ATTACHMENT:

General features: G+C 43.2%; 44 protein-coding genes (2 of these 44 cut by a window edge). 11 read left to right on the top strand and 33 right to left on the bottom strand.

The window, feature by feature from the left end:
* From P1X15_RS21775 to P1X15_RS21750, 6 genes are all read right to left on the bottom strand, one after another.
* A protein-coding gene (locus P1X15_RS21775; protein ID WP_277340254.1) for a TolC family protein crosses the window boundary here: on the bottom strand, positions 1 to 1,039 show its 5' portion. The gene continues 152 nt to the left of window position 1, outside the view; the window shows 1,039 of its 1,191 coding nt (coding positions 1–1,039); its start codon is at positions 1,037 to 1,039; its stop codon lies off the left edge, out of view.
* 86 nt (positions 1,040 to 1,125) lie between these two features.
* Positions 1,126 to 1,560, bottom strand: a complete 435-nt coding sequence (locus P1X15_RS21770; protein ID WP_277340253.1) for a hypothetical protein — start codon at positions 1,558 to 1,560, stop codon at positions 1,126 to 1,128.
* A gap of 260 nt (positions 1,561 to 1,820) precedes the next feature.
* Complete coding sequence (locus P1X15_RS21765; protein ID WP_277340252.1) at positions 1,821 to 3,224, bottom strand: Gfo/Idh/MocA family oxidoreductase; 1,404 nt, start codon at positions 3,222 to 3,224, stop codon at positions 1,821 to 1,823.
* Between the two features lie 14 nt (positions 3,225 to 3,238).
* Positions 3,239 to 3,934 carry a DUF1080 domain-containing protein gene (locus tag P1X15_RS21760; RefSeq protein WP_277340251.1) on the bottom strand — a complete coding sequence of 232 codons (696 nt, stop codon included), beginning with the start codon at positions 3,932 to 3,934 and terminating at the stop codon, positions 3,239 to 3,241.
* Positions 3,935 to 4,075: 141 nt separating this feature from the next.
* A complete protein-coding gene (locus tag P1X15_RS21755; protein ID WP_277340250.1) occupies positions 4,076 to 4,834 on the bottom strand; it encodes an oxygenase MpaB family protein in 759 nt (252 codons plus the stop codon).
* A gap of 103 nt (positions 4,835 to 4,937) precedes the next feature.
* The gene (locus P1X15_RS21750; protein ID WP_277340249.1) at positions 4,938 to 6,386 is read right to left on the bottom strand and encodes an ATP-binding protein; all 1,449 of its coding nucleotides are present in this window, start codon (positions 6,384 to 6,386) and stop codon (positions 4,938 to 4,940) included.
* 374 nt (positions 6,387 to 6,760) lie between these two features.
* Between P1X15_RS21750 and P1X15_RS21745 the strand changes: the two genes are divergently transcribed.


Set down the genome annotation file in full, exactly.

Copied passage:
General features: G+C 43.2%; 44 protein-coding genes (2 of these 44 cut by a window edge). 11 read left to right on the top strand and 33 right to left on the bottom strand.

The window, feature by feature from the left end:
* From P1X15_RS21775 to P1X15_RS21750, 6 genes are all read right to left on the bottom strand, one after another.
* A protein-coding gene (locus P1X15_RS21775; protein ID WP_277340254.1) for a TolC family protein crosses the window boundary here: on the bottom strand, positions 1 to 1,039 show its 5' portion. The gene continues 152 nt to the left of window position 1, outside the view; the window shows 1,039 of its 1,191 coding nt (coding positions 1–1,039); its start codon is at positions 1,037 to 1,039; its stop codon lies off the left edge, out of view.
* 86 nt (positions 1,040 to 1,125) lie between these two features.
* Positions 1,126 to 1,560, bottom strand: a complete 435-nt coding sequence (locus P1X15_RS21770; protein ID WP_277340253.1) for a hypothetical protein — start codon at positions 1,558 to 1,560, stop codon at positions 1,126 to 1,128.
* A gap of 260 nt (positions 1,561 to 1,820) precedes the next feature.
* Complete coding sequence (locus P1X15_RS21765; protein ID WP_277340252.1) at positions 1,821 to 3,224, bottom strand: Gfo/Idh/MocA family oxidoreductase; 1,404 nt, start codon at positions 3,222 to 3,224, stop codon at positions 1,821 to 1,823.
* Between the two features lie 14 nt (positions 3,225 to 3,238).
* Positions 3,239 to 3,934 carry a DUF1080 domain-containing protein gene (locus tag P1X15_RS21760; RefSeq protein WP_277340251.1) on the bottom strand — a complete coding sequence of 232 codons (696 nt, stop codon included), beginning with the start codon at positions 3,932 to 3,934 and terminating at the stop codon, positions 3,239 to 3,241.
* Positions 3,935 to 4,075: 141 nt separating this feature from the next.
* A complete protein-coding gene (locus tag P1X15_RS21755; protein ID WP_277340250.1) occupies positions 4,076 to 4,834 on the bottom strand; it encodes an oxygenase MpaB family protein in 759 nt (252 codons plus the stop codon).
* A gap of 103 nt (positions 4,835 to 4,937) precedes the next feature.
* The gene (locus P1X15_RS21750; protein ID WP_277340249.1) at positions 4,938 to 6,386 is read right to left on the bottom strand and encodes an ATP-binding protein; all 1,449 of its coding nucleotides are present in this window, start codon (positions 6,384 to 6,386) and stop codon (positions 4,938 to 4,940) included.
* 374 nt (positions 6,387 to 6,760) lie between these two features.
* Between P1X15_RS21750 and P1X15_RS21745 the strand changes: the two genes are divergently transcribed.